Please use this identifier to cite or link to this item: https://scholarbank.nus.edu.sg/handle/10635/222765
Title: THE IMPACT OF QUALIFYING CERTIFICATE AND ADDITIONAL BUYER'S STAMP DUTY ON DEVELOPERS' LAND ACQUISITION BEHAVIOUR
Authors: ONG ZI YING
Keywords: Real Estate
RE
Tu Yong
2017/2018 RE
Land acquisition
Qualifying Certificate
Additional Buyer’s Stamp Duty
Issue Date: 3-May-2018
Citation: ONG ZI YING (2018-05-03). THE IMPACT OF QUALIFYING CERTIFICATE AND ADDITIONAL BUYER'S STAMP DUTY ON DEVELOPERS' LAND ACQUISITION BEHAVIOUR. ScholarBank@NUS Repository.
Abstract: This paper represents one of the few attempts to analyse the impact of the Qualifying Certificate Extension Charge (QCEC) and Additional Buyer’s Stamp Duty (ABSD) from residential developers’ perspective. As the Qualifying Certificate rules are only binding on foreign developers building on private land, while the ABSD affects all developers and all land sites, this unequal distribution of development risk opens room for analysis on whether foreign developers may re-strategise their land acquisition choices between government and private land sources. The impact of their choice on land bidding competitiveness and prices are also assessed. Results from the binary logistic and hedonic regression models reveal that foreign developers increased their demand for less-risky Government Land Sales (GLS) sites after the penalties’ implementation. Initially, after QCEC was rolled out in January 2011, demand only increased marginally and there was little evidence showing an increase in bidding competitiveness and land prices, since rising home prices provided optimism on sales turnover and moderated the QCEC risk. However, after ABSD kicked in in December 2011 and enhanced the development risk on private land, foreign developers’ demand for GLS sites strengthened. Correspondingly, rising bidding competitiveness in the GLS market led to a progressive increase in land prices (6.62% to 30.7% higher than the pre-penalty implementation period). It was only until the past two years where foreign developers seemed to have regarded the QCEC and ABSD risks as a norm given little evidence of a change in land acquisition strategies. Nonetheless, bidding competitiveness and land prices continued their uptrend. This increase was not attributed to developers’ strong desire to acquire less-risky GLS sites, but as a reflection of the general boost in market confidence over the anticipated price recovery in the near term.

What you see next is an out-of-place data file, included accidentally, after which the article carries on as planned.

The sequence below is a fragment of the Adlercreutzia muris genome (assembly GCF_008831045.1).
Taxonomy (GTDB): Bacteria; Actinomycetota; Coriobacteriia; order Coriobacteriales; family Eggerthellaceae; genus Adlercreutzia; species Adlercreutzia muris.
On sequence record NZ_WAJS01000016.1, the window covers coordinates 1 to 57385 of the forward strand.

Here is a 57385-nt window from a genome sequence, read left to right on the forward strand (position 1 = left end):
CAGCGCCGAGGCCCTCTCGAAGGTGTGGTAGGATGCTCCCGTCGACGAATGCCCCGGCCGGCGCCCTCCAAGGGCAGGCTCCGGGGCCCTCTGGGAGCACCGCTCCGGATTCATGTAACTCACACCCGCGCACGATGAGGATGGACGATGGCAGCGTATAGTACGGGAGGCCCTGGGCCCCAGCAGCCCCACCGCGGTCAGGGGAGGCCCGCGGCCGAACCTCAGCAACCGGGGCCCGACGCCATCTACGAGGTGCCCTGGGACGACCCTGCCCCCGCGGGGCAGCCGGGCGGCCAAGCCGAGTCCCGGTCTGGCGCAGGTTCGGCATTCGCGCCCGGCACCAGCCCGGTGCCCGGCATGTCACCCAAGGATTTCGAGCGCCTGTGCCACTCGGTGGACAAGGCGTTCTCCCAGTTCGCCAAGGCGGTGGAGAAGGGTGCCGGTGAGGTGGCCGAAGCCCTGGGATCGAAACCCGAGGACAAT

URI: https://scholarbank.nus.edu.sg/handle/10635/222765
Appears in Collections:Bachelor's Theses

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